Randomized, Double-Blind Ketamine Augmentation in Chronically Suicidal, Treatment-Resistant Major Depression (TRD)
Cristina Cusin, M.D., Massachusetts General Hospital
2012 Standard Research Grant
Inside the Research
Bio: Dr. Cusin received her medical degree at Milan University in Italy in 1997. She is currently a Staff Psychiatrist at Massachusetts General Hospital and an Instructor at Harvard Medical School. She received the Dupont-Warren Fellowship Award at Harvard University.
Research Categories: Major depression, ketamine, treatment resistance.
Abstract: A novel approach to the treatment of acute suicide risk has involved the use of ketamine, an anesthetic that seems to have an immediate impact on reducing depression and suicidal ideation. The proposed study involves three phases to examine an innovative administration method that may prolong the positive effects of ketamine. Phase (1) is a two-week, prospective, open-label continuation of current medications; Phase (2) a three-week, double-blind, randomized treatment with IV ketamine or a placebo for a total of six infusions in a controlled setting under the supervision of an experienced anesthesiologist; and Phase (3) a prospective follow-up for three months, with visits every two weeks. If augmentation with intravenous ketamine is found to be safe, effective, and well-tolerated, it can become a novel therapeutic tool in the outpatient or inpatient setting to help those patients who are affected by severe treatment-resistant major depression and suicidal ideation.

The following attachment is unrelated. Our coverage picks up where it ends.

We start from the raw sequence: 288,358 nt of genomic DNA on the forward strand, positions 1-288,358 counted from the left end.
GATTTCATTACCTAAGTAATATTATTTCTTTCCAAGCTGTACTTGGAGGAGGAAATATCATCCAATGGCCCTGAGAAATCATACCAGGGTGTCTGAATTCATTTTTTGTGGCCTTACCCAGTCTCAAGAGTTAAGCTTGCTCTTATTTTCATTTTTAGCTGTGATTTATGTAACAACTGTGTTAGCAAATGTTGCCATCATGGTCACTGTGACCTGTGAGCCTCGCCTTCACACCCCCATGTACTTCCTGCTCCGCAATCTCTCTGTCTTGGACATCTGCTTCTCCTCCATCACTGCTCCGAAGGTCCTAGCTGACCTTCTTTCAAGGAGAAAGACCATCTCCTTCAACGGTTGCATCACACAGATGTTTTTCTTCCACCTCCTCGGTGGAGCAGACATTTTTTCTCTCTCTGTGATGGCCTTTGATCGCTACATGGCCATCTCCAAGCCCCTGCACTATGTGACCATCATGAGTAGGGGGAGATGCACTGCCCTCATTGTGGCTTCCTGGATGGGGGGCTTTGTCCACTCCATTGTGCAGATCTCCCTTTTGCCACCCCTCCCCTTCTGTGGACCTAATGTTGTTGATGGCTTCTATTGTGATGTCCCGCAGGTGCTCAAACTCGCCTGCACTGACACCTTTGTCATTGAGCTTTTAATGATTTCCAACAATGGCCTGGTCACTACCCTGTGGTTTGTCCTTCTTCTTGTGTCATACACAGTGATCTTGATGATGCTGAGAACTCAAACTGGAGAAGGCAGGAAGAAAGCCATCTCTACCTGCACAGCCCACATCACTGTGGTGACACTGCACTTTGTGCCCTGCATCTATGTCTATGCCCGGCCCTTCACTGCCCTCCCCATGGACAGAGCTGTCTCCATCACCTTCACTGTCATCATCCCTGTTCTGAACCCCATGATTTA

Impact: To identify effective treatments for individuals with treatment resistant depression and elevated suicide risk.